But, as Soloa points out, while it feels new to this generation, this is a way of working and shopping that is a throwback to traditionalism.

“We’re not trailblazers in this way, it’s definitely in our backyard,” she says. “You’ll often find your aunty doing custom work, or smaller businesses doing Islandwear.” Ilolahia agrees, and adds, “What we do have is social media. It’s allowed us to share our story and push it out in a way that’s personal to us — it helps Layplan stand out and invites the customer to understand how we work.”

And how they work is slow. Or, rather, not slow at all, but it’s what we’ve come to call slow because it doesn’t arrive on our doorstep the very next morning after hitting Add to Cart the evening prior.

“We make it clear to the customer that their piece will take two weeks to make,” says Ilolahia. “At least! We’re two people, we make it all ourselves, and as we grow the team, we hope to keep it this way,” Soloa chimes in. It all comes down to the reality that this is how long it takes to make a beautifully constructed, hand-sewn dress that is both current and classic, striking, and versatile. Something most of us are guilty of forgetting, or wilfully ignoring.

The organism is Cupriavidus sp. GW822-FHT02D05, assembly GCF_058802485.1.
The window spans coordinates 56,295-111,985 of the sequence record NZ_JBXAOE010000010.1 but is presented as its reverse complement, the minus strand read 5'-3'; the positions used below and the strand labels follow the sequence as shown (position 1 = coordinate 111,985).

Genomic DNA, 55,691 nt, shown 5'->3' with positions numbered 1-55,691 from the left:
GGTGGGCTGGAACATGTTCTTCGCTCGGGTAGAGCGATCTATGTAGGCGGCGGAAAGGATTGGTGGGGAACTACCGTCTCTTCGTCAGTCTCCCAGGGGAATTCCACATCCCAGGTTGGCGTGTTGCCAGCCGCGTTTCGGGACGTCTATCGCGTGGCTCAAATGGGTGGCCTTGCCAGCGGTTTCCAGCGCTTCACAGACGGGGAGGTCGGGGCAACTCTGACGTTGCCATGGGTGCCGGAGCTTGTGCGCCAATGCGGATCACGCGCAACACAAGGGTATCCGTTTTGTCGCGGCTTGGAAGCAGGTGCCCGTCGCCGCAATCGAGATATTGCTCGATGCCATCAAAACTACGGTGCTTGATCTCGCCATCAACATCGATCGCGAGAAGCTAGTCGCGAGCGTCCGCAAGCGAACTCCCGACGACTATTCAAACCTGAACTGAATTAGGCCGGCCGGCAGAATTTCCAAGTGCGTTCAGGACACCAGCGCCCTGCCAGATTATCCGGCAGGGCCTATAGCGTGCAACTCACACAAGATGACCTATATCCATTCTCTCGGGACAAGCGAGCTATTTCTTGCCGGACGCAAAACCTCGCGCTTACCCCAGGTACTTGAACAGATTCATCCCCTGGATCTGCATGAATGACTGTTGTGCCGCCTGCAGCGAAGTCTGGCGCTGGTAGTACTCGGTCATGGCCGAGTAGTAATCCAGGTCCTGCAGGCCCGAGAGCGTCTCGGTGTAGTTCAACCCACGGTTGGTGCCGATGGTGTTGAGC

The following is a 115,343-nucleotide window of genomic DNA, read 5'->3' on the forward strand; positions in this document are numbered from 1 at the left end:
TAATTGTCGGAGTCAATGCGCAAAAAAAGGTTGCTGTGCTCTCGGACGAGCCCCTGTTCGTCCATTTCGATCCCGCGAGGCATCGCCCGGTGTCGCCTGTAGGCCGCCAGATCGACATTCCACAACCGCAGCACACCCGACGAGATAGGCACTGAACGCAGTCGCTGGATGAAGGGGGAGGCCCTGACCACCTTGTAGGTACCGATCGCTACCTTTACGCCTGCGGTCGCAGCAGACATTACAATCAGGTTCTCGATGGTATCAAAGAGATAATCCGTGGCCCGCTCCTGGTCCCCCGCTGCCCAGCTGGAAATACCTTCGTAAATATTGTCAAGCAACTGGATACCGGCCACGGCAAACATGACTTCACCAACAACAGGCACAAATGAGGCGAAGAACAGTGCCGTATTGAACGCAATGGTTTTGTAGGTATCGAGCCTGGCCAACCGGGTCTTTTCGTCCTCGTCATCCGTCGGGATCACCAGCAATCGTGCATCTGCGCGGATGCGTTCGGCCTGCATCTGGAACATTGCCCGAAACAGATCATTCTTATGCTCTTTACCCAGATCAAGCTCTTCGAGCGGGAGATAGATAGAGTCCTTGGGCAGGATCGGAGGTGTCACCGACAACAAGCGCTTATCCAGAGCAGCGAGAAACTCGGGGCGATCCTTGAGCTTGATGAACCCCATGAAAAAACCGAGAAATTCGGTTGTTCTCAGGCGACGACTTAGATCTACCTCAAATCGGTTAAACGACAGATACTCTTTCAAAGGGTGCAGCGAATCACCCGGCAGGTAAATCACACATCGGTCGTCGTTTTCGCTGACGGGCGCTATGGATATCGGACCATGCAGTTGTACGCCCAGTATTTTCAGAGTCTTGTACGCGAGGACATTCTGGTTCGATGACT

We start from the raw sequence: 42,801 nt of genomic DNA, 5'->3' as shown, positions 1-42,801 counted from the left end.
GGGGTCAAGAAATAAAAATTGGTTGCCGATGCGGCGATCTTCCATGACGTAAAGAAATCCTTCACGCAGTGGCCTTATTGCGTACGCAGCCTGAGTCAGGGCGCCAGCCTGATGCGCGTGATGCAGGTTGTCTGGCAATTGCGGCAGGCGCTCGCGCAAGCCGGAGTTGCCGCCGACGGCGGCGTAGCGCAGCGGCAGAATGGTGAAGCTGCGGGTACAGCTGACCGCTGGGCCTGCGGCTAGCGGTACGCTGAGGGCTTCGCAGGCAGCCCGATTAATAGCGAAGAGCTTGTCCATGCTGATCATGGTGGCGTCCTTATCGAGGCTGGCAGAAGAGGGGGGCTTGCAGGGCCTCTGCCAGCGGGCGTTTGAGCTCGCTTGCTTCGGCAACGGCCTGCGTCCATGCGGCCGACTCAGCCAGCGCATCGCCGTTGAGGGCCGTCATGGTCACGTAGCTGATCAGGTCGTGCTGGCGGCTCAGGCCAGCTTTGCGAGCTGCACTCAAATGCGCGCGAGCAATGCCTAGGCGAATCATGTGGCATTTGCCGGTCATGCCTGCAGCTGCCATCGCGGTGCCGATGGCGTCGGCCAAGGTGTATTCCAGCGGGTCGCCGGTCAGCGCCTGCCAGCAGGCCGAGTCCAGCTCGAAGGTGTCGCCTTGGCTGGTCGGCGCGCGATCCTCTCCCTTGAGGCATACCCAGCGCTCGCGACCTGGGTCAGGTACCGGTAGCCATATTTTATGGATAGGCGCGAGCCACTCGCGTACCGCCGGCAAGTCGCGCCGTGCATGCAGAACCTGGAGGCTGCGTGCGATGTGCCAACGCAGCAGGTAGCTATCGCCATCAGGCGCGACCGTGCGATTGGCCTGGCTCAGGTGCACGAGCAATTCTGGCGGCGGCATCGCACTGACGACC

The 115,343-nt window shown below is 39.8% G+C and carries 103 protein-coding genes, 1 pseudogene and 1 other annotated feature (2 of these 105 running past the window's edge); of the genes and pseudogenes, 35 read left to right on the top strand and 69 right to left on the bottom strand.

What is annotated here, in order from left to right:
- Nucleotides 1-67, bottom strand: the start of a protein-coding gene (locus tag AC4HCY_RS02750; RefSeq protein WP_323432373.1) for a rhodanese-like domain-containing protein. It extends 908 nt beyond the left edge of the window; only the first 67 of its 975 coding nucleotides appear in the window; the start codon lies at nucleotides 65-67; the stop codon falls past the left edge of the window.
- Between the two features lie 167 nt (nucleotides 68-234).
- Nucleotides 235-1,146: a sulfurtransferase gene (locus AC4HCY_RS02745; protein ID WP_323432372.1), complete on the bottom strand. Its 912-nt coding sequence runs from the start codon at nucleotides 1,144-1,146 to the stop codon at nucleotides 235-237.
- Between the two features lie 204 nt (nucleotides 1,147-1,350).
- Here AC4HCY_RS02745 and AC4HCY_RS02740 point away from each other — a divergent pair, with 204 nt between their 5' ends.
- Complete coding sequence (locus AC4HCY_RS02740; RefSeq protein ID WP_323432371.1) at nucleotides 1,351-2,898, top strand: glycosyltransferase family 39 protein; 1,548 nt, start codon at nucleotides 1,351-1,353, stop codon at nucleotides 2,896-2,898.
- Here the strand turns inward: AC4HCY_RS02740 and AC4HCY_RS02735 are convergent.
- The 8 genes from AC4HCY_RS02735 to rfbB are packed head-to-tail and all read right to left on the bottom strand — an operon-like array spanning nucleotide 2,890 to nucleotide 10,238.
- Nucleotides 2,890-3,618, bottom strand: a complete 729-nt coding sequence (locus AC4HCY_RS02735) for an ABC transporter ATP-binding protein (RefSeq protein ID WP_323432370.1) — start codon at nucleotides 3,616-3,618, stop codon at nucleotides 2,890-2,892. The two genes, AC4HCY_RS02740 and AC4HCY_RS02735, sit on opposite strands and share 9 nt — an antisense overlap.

In addition, they work with deadstock fabric — fabric destined to become waste due to oversupply or change of heart — meaning that the pieces you buy aren’t available in different colours and prints. This is a deliberate decision, and one that results from a close-knit supply chain. “We have a great relationship with our supplier and we work with him to select the best fabrics,” says Ilolahia. “And it’s much more fun this way,” adds Soloa. “This way we have to mix it up with every drop.”

While the pair might not consider themselves trailblazers, in recent weeks it has become apparent that the New Zealand fashion landscape is slowly but surely following in their footsteps. “I know a few designers that have quietly moved to made- to-order in some parts of their business,” says Ilolahia. And she’s not wrong in assuming that Covid-19 has played a big role in the shift we’re currently witnessing. “It’s definitely impacted global supply.”

In the not-too-distant future, customers will be able to customise Layplan’s garments once the website allows for extra detail. For now, Ilolahia and Soloa invite their customers to reach out over Instagram or email if they’re looking for something bespoke.

When asked if they think it’s fair to say the time it takes to make a piece is proportional to how long it will be worn and loved, they agree, but emphasise wearability. Ilolahia explains, “It’s not necessarily about keeping it forever but about finding ways to style it, to get a lot of use out of it, and then when it comes to the end of its life in your wardrobe, hopefully it will be lovingly passed on.” 

Layplan ‘Lucia’ dress (left) and ‘Suzy’ dress in Candy Pink (right). Image: Mataara Stokes.